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What is Trauma Informed Yoga?



Zosia Yoga is a trauma-informed yoga service.


I have chosen to offer trauma-informed yoga so that all individuals who attend Zosia Yoga feel supported, including individuals who have a history of trauma. However you do not need to have a history of trauma to attend Zosia Yoga.


Trauma-Informed Yoga refers to how I am offering yoga services, not just what I am offering.


Trauma-specific services, as distinct from trauma-informed services, offer interventions and therapy for trauma. Zosia Yoga is both. Zosia Yoga is a trauma-informed service and I offer a yoga therapy course that is designed as an intervention for trauma, Yoga for Trauma Recovery.


Zosia Yoga is trauma-informed because it is founded on principles of trauma-informed care. You can learn more about trauma-informed care and service delivery at Blue Knot Foundation


Blue Knot Foundation developed nationally and internationally recognised guidelines for trauma-informed care: Organisational Guidelines for Trauma-Informed Service-Delivery


I have chosen to adopt a trauma-informed model of service delivery for the same reasons these guidelines were developed: the prevalence of trauma, the impact of trauma and because relationships that are safe, reliable, collaborative, empowering and offer choice have the potential to support trauma recovery.


The five foundational principles of trauma-informed care are:


• Safety – emotional and physical safety

• Choice – offer choice as much as possible

• Collaboration – working ‘with’ individuals in a service, versus ‘doing to’

• Trustworthiness – sensitive to individuals’ needs; be reliable and consistent

• Empowerment – supporting individuals to feel empowered


Trauma-informed care also respects diversity and is inclusive.


Trauma-informed care adopts a strengths-based approach, which considers what happened to someone, versus what is wrong with them. In this approach, ‘symptoms’ can be understood to have had or have an adaptive function that may no longer be as helpful outside of the situation they developed in. Alcohol and drug misuse, self-harm, perfectionism and restrictive eating patterns are all examples of ‘symptoms’ that may have helped individuals to cope with distress, as well as caused harm and other problems.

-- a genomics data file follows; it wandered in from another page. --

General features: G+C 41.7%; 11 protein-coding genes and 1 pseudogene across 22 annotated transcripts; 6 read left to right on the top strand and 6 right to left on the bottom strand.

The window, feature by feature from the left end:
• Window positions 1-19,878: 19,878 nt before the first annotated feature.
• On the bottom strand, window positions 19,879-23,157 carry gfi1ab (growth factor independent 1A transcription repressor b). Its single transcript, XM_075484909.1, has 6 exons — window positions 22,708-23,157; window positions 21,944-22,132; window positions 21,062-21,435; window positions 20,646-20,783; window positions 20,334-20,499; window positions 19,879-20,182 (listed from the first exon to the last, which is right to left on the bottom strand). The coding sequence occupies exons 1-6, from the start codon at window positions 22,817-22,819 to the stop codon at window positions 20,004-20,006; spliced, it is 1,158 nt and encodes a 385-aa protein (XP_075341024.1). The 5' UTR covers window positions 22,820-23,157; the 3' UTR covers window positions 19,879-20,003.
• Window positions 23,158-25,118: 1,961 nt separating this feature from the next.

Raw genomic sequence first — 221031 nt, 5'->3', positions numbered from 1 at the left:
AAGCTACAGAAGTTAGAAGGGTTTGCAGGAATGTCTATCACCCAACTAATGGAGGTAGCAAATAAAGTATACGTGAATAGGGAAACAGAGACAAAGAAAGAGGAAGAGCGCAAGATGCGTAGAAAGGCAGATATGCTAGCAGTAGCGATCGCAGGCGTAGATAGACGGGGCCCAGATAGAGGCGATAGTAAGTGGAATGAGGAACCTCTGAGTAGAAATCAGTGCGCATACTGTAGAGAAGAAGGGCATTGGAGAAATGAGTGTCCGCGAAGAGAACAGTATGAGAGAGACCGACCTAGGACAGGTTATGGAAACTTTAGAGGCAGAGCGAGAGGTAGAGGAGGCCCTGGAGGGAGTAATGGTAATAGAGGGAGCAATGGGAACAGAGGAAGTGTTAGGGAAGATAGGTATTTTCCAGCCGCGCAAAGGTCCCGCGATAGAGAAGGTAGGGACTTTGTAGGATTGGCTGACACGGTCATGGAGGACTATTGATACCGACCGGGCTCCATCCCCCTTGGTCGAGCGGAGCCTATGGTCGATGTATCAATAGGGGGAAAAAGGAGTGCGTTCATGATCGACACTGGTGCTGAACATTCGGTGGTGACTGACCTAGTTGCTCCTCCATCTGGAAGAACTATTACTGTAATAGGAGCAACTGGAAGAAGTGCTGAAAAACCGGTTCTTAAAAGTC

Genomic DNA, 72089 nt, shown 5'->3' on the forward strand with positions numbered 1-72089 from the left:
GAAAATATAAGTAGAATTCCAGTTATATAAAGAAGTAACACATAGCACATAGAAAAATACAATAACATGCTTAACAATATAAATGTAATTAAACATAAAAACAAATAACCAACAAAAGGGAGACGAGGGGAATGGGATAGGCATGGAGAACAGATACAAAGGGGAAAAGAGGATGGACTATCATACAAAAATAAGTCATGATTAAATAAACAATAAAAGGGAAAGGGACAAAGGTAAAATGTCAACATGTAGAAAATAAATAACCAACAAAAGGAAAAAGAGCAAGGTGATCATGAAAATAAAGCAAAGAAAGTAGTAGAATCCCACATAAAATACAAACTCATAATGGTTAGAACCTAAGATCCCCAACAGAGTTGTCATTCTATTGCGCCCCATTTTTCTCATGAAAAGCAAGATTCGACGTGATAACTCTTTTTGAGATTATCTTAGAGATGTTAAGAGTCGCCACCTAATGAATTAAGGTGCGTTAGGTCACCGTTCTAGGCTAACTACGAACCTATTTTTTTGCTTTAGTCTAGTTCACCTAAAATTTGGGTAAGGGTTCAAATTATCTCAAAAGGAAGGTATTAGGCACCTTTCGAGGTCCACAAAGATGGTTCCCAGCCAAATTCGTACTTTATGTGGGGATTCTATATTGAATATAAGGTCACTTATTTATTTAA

There are different types of trauma:


  • One-off or single incident trauma, like witnessing or experiencing a single incident of assault, a natural disaster or accident. This kind of trauma may be associated with a diagnosis of post-traumatic stress disorder.

  • Complex trauma is a repeated experience of threat to safety, in a relationship, like childhood abuse or neglect, family and domestic violence. Relationship experiences like these leave individuals feeling unsafe, disempowered and lacking choice. Complex trauma is more common than single incident trauma and is associated with significant consequences for mental and physical health.

  • Another way to understand trauma relates to the experience and effects of overwhelming stress. When an individual’s sense of safety (felt sense of safety or actual safety) is threatened, their capacity to cope may be overwhelmed. They may become ‘stuck’ in, or more prone to, a trauma response (i.e., fight/flight and / or freeze/submit). This may also be referred to as a dysregulated autonomic nervous system or narrow ‘window of tolerance’.


Just like complex trauma usually occurs in the context of relationships, trauma recovery also occurs in the context of relationships. As mentioned, relationships that feel safe, empowering, collaborative, reliable and offer choice can support trauma recovery. These types of relational experiences help individuals to regulate their autonomic nervous systems and emotions, effectively access cognitive functions like problem-solving and use of language.


If you are interested in learning more (and there is much more to learn!) about trauma-informed care, you may find it helpful to visit Blue Knot Foundation


You are welcome to contact me if you have any comments or questions.




References:

Blue Knot Foundation (2020) Organisational Guidelines for Trauma-Informed Service-Delivery.


Blue Knot Foundation (2017) Talking About Trauma: Guide to Everyday Conversations for the General Public.


Stavropoulos, P. (2019) The principles of trauma-informed care. In Benjamin et al. Humanising Mental Healthcare in Australia: A Guide to Trauma-Informed Approaches.

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